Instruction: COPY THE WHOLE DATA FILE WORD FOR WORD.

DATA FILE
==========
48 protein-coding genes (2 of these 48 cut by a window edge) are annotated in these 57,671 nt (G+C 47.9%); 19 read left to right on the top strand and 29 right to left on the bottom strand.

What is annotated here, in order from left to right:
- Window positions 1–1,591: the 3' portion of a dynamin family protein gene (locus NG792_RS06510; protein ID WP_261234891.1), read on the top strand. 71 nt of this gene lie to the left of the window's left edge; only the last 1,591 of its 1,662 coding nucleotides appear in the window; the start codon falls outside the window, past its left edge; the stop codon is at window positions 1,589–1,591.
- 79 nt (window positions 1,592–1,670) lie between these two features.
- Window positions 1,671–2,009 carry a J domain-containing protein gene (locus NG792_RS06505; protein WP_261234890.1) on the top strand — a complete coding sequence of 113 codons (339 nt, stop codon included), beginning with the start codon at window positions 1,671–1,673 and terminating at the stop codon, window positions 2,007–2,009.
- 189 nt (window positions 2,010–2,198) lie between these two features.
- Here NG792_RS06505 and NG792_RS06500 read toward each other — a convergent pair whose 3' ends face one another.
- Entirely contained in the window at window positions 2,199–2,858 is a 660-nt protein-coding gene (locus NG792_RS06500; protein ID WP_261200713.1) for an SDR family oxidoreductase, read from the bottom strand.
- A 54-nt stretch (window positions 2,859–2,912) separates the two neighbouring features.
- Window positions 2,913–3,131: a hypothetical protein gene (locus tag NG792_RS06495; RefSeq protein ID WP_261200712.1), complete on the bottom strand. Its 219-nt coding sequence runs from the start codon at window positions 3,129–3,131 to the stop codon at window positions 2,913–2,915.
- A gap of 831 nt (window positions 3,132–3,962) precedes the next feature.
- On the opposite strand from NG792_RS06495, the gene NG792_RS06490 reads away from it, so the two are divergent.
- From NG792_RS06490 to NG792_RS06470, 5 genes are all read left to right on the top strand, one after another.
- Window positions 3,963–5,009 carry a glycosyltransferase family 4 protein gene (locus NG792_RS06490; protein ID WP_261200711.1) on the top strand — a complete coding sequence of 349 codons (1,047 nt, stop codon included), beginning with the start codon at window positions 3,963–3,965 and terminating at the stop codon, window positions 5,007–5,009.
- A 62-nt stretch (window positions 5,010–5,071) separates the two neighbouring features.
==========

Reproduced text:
48 protein-coding genes (2 of these 48 cut by a window edge) are annotated in these 57,671 nt (G+C 47.9%); 19 read left to right on the top strand and 29 right to left on the bottom strand.

What is annotated here, in order from left to right:
- Window positions 1–1,591: the 3' portion of a dynamin family protein gene (locus NG792_RS06510; protein ID WP_261234891.1), read on the top strand. 71 nt of this gene lie to the left of the window's left edge; only the last 1,591 of its 1,662 coding nucleotides appear in the window; the start codon falls outside the window, past its left edge; the stop codon is at window positions 1,589–1,591.
- 79 nt (window positions 1,592–1,670) lie between these two features.
- Window positions 1,671–2,009 carry a J domain-containing protein gene (locus NG792_RS06505; protein WP_261234890.1) on the top strand — a complete coding sequence of 113 codons (339 nt, stop codon included), beginning with the start codon at window positions 1,671–1,673 and terminating at the stop codon, window positions 2,007–2,009.
- 189 nt (window positions 2,010–2,198) lie between these two features.
- Here NG792_RS06505 and NG792_RS06500 read toward each other — a convergent pair whose 3' ends face one another.
- Entirely contained in the window at window positions 2,199–2,858 is a 660-nt protein-coding gene (locus NG792_RS06500; protein ID WP_261200713.1) for an SDR family oxidoreductase, read from the bottom strand.
- A 54-nt stretch (window positions 2,859–2,912) separates the two neighbouring features.
- Window positions 2,913–3,131: a hypothetical protein gene (locus tag NG792_RS06495; RefSeq protein ID WP_261200712.1), complete on the bottom strand. Its 219-nt coding sequence runs from the start codon at window positions 3,129–3,131 to the stop codon at window positions 2,913–2,915.
- A gap of 831 nt (window positions 3,132–3,962) precedes the next feature.
- On the opposite strand from NG792_RS06495, the gene NG792_RS06490 reads away from it, so the two are divergent.
- From NG792_RS06490 to NG792_RS06470, 5 genes are all read left to right on the top strand, one after another.
- Window positions 3,963–5,009 carry a glycosyltransferase family 4 protein gene (locus NG792_RS06490; protein ID WP_261200711.1) on the top strand — a complete coding sequence of 349 codons (1,047 nt, stop codon included), beginning with the start codon at window positions 3,963–3,965 and terminating at the stop codon, window positions 5,007–5,009.
- A 62-nt stretch (window positions 5,010–5,071) separates the two neighbouring features.